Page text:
Use of hydrogen in metallurgical processes

In principle, hydrogen can be applied as a reducing agent for the production of many metals. However, it is only used on a large scale for the reduction of molybdenum and tungsten oxides to the corresponding metal powders.

It has also found commercial application for the synthesis of platinum group metals, some rare metals such as germanium and rhenium, and for the production of special grades of metals (e.g., fine nickel and cobalt powders).

Hydrogen is also necessary as a reductant for the manufacture of sophisticated materials, such as nanocomposites that exhibit outstanding properties.

Using hydrogen to make iron is not a new concept. Over the last 50 years, direct reduction technologies like the MIDREX Pro­cess and ENERGIRON use a majority of hydrogen in the reduc­ing gas (balance is mostly CO), and already offer a significant reduction in CO2 emissions.

A 400,000 tons/year Circored direct reduction plant in Trinidad uses hydrogen from a steam reformer as its reductant and energy source. The plant was started up in 1999, but the fluidized bed reactor had numerous problems and it produced only about 150,000 tons by the time it was shut down in 2001.

MIDREX H2 concept uses hydrogen input gas generated exter­nally or integrated within the process. A gas heater is needed to heat the gas to the required operational temperature.

Hydrogen exhibits several advantages in comparison to the other reduction methods. For example, hydrogen enables the production of very pure metals by reduction of the corresponding metal oxides and also shows benefits with respect to reaction time.

Four basic reduction processes are reduction by carbon, carbon monoxide, or hydrogen; metallothermic reduction; aqueous electrolysis; and molten salt electrolysis.

Of these four possibilities, hydrogen is not used for the production of major metals such as iron, copper, and aluminium.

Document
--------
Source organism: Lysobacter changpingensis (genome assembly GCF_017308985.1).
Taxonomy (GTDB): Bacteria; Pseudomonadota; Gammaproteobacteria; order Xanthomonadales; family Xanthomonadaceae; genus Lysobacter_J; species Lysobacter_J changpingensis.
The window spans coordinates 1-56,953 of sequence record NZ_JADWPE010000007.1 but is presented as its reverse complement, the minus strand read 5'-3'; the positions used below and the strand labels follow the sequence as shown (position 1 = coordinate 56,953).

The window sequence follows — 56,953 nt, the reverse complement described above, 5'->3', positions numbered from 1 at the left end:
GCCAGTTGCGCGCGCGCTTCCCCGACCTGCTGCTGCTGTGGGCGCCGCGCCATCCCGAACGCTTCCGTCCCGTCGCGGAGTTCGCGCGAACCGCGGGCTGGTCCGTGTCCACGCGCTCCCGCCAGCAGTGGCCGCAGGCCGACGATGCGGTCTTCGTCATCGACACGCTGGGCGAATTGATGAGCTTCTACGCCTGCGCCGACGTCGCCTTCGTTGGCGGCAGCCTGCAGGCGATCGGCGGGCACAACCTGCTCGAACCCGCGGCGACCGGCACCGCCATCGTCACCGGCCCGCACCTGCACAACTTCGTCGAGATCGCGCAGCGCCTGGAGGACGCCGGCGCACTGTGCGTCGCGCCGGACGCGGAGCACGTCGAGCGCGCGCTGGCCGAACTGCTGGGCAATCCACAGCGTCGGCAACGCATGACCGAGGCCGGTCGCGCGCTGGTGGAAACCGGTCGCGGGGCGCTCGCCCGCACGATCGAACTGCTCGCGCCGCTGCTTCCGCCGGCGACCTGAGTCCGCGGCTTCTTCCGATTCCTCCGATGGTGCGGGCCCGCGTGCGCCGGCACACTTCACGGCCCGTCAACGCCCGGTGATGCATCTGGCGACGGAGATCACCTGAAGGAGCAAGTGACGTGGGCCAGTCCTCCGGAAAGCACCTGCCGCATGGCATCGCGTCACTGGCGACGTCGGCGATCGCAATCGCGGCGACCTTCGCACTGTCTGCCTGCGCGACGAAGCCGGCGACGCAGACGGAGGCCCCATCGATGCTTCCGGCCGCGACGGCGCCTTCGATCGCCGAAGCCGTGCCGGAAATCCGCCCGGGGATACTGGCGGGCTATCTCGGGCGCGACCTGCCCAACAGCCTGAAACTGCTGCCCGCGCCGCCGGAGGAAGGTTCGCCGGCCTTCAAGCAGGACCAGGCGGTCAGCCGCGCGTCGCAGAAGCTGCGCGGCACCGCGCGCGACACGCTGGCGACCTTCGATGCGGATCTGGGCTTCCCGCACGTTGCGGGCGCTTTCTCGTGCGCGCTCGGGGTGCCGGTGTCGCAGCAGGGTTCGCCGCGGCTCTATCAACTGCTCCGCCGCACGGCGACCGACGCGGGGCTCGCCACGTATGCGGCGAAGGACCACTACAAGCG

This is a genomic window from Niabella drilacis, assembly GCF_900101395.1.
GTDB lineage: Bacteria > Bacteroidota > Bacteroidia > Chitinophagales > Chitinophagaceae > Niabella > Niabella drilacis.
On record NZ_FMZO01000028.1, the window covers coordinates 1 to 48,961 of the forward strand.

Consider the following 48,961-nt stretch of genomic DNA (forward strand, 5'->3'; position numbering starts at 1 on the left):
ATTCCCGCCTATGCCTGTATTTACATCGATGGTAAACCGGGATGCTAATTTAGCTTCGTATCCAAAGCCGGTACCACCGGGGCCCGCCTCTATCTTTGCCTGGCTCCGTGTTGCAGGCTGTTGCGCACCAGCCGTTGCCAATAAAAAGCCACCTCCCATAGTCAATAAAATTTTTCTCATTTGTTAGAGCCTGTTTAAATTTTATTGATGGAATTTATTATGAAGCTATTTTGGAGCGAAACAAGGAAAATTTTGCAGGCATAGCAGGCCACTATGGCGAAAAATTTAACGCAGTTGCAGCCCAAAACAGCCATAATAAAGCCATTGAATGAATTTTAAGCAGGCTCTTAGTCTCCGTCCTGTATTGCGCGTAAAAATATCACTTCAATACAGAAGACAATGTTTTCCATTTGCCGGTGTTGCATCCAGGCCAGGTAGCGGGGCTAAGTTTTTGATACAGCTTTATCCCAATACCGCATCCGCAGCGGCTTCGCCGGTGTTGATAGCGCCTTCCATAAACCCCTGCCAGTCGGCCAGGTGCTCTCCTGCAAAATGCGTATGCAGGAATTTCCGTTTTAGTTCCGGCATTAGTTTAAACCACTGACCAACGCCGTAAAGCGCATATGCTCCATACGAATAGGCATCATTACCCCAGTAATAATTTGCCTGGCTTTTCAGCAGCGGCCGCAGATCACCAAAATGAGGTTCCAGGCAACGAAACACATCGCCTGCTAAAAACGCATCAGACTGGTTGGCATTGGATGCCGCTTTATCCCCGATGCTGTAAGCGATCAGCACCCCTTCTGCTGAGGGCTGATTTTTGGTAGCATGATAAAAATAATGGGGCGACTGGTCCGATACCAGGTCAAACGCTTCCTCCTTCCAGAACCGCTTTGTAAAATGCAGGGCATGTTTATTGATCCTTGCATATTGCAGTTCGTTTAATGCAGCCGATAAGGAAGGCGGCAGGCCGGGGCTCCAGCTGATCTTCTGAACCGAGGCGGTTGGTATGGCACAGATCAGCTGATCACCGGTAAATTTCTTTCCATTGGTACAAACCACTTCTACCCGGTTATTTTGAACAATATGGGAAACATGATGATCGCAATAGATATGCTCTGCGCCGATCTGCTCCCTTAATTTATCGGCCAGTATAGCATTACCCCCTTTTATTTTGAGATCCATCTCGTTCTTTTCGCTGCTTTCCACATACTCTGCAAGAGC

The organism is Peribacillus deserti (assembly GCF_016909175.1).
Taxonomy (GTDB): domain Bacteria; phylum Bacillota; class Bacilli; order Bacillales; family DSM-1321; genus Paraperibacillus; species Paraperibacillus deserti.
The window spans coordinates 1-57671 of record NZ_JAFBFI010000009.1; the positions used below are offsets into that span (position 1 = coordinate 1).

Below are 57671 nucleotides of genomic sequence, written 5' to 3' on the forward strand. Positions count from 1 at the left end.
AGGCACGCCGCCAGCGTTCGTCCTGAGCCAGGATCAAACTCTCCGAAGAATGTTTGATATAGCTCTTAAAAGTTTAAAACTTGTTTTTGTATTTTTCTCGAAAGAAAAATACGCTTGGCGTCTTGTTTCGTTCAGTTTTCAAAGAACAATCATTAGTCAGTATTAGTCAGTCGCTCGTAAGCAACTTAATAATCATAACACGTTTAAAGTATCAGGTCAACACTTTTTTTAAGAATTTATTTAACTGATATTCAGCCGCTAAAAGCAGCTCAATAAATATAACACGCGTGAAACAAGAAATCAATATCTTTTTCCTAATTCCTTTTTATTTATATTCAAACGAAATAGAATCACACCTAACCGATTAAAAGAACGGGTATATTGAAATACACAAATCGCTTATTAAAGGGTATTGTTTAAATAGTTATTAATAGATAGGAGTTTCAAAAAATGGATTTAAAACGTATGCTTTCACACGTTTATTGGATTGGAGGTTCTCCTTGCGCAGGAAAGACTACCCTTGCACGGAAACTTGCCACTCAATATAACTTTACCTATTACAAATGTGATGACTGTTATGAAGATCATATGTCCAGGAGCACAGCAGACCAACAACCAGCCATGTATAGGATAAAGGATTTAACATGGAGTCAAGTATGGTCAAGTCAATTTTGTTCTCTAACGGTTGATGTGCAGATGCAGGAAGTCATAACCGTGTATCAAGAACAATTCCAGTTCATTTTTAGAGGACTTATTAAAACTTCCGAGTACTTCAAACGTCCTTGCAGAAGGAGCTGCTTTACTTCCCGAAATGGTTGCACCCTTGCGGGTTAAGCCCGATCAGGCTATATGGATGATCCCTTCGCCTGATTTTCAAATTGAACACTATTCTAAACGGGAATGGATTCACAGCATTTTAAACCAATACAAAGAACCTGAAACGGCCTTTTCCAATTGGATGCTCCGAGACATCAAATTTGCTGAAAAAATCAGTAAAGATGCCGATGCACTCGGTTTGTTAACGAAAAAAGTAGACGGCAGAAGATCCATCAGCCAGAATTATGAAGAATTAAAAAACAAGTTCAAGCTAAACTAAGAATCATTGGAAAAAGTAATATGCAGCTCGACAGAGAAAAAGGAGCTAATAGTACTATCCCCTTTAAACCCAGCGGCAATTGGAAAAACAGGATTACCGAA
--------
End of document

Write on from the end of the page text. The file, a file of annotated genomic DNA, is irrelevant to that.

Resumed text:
The extraction of very pure metals, mostly in the form of powder by a gas-solid reaction, is a great advantage of hydrogen as a reductant because no refining of the obtained metal is necessary. This is enabled by using pure compounds as raw materials and pure hydrogen for the reduction; only water vapour is liberated as a by-product.

Hydrogen as a reductant also has benefits with respect to the reaction time due to better contact between gas and solid compared to carbon reduction with solid-solid reduction behaviour. In principle, hydrogen can be generated by gasification of coal or hydrocarbons and by electrolysis of water.

No carbon dioxide will be emitted, either during the hydrogen production or during the reduction process, if the latter method is applied.

There are two major uses for hydrogen today. About half is used to produce ammonia (NH3) for use in fertilizer. The other half is used to convert heavy petroleum sources into lighter frac­tions suitable for use as fuels, which is known as hydrocracking.

In light of increasing concern for the greenhouse gas emissions and considering the advantages of hydrogen as a reductant, its synthesis by decomposition of water and use as reductant will possibly gain increasing importance in the future.

Hydrogen ironmaking is a real possibility for future (near) carbon-free steelmaking, but there are significant uncer­tainties around the availability of hydrogen in volumes needed for ironmaking and at a competitive cost.

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